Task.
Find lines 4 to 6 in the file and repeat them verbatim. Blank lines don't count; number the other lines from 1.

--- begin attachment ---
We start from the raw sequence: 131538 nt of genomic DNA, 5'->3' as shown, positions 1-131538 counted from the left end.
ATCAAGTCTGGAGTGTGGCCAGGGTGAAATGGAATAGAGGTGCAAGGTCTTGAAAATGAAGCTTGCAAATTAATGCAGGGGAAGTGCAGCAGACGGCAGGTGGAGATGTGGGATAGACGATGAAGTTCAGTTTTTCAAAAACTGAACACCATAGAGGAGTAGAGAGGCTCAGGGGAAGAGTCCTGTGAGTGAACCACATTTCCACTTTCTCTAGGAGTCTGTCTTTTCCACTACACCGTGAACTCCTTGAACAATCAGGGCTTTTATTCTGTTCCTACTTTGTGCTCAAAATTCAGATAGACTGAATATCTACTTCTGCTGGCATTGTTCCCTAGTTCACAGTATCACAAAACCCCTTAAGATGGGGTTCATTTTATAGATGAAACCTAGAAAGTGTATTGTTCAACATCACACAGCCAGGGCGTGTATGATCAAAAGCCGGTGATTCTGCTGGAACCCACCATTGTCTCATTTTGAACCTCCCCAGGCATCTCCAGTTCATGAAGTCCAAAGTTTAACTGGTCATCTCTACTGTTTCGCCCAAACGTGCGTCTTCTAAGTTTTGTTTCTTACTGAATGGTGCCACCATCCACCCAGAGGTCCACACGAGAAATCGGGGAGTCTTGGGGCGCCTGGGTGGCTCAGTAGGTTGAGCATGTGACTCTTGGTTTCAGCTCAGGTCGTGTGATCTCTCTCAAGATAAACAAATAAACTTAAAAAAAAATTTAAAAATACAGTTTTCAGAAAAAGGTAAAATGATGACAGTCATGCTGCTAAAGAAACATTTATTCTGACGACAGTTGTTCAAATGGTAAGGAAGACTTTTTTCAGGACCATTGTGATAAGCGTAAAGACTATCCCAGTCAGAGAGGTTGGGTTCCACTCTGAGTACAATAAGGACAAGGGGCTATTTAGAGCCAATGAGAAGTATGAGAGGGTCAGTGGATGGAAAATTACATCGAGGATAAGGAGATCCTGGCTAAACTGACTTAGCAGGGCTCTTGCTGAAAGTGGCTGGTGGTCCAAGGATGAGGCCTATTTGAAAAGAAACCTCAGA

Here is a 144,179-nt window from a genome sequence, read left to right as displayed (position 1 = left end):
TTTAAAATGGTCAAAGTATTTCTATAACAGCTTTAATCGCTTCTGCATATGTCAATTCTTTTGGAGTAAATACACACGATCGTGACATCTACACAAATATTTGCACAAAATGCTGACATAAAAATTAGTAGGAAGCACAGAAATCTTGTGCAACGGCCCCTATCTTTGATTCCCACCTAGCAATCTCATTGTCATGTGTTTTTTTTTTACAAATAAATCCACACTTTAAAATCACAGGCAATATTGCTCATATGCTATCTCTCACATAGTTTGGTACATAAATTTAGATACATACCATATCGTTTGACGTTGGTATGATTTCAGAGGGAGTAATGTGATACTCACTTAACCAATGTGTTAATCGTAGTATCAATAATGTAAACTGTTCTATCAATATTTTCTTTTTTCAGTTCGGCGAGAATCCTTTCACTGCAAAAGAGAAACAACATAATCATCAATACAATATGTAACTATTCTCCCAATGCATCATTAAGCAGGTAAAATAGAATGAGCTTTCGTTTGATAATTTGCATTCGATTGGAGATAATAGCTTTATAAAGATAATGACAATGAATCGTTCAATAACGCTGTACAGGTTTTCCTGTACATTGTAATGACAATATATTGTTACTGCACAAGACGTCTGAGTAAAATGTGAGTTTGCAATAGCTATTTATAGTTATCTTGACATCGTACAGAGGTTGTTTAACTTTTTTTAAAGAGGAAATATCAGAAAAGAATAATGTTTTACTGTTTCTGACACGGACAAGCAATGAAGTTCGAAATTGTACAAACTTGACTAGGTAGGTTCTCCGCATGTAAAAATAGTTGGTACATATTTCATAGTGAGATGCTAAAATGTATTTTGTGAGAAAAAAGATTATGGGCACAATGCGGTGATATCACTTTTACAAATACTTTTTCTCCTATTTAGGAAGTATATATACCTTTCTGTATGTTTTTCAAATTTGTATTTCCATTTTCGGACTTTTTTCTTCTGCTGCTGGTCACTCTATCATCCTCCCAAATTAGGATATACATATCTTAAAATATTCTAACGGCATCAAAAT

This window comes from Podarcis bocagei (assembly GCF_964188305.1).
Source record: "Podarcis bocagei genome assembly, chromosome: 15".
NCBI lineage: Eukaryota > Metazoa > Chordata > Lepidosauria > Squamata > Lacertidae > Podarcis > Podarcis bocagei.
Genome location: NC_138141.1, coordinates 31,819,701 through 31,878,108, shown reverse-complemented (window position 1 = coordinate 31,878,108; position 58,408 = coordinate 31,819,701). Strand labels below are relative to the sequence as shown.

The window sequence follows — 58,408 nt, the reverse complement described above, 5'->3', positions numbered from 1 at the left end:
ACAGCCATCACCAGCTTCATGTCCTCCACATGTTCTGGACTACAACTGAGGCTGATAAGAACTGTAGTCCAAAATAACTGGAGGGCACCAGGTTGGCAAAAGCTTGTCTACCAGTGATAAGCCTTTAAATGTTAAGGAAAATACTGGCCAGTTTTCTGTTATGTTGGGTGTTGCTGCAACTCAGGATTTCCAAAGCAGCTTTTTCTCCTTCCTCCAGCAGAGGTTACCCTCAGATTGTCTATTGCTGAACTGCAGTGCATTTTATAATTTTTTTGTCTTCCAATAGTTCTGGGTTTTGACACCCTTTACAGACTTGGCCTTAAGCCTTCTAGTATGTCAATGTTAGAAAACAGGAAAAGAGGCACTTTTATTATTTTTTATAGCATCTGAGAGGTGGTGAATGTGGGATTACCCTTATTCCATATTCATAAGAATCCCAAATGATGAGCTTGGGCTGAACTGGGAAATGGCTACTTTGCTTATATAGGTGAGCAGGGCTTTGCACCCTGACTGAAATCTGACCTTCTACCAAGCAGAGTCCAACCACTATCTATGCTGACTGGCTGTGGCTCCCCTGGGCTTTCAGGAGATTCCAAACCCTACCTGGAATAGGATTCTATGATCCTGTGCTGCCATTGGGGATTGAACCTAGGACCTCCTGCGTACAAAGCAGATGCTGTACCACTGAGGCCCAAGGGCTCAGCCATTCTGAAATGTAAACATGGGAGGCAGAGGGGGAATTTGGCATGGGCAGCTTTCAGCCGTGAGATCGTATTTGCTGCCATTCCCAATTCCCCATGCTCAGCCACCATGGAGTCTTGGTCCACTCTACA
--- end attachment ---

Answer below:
TTTAAAATGGTCAAAGTATTTCTATAACAGCTTTAATCGCTTCTGCATATGTCAATTCTTTTGGAGTAAATACACACGATCGTGACATCTACACAAATATTTGCACAAAATGCTGACATAAAAATTAGTAGGAAGCACAGAAATCTTGTGCAACGGCCCCTATCTTTGATTCCCACCTAGCAATCTCATTGTCATGTGTTTTTTTTTTACAAATAAATCCACACTTTAAAATCACAGGCAATATTGCTCATATGCTATCTCTCACATAGTTTGGTACATAAATTTAGATACATACCATATCGTTTGACGTTGGTATGATTTCAGAGGGAGTAATGTGATACTCACTTAACCAATGTGTTAATCGTAGTATCAATAATGTAAACTGTTCTATCAATATTTTCTTTTTTCAGTTCGGCGAGAATCCTTTCACTGCAAAAGAGAAACAACATAATCATCAATACAATATGTAACTATTCTCCCAATGCATCATTAAGCAGGTAAAATAGAATGAGCTTTCGTTTGATAATTTGCATTCGATTGGAGATAATAGCTTTATAAAGATAATGACAATGAATCGTTCAATAACGCTGTACAGGTTTTCCTGTACATTGTAATGACAATATATTGTTACTGCACAAGACGTCTGAGTAAAATGTGAGTTTGCAATAGCTATTTATAGTTATCTTGACATCGTACAGAGGTTGTTTAACTTTTTTTAAAGAGGAAATATCAGAAAAGAATAATGTTTTACTGTTTCTGACACGGACAAGCAATGAAGTTCGAAATTGTACAAACTTGACTAGGTAGGTTCTCCGCATGTAAAAATAGTTGGTACATATTTCATAGTGAGATGCTAAAATGTATTTTGTGAGAAAAAAGATTATGGGCACAATGCGGTGATATCACTTTTACAAATACTTTTTCTCCTATTTAGGAAGTATATATACCTTTCTGTATGTTTTTCAAATTTGTATTTCCATTTTCGGACTTTTTTCTTCTGCTGCTGGTCACTCTATCATCCTCCCAAATTAGGATATACATATCTTAAAATATTCTAACGGCATCAAAAT

This window comes from Podarcis bocagei (assembly GCF_964188305.1).
Source record: "Podarcis bocagei genome assembly, chromosome: 15".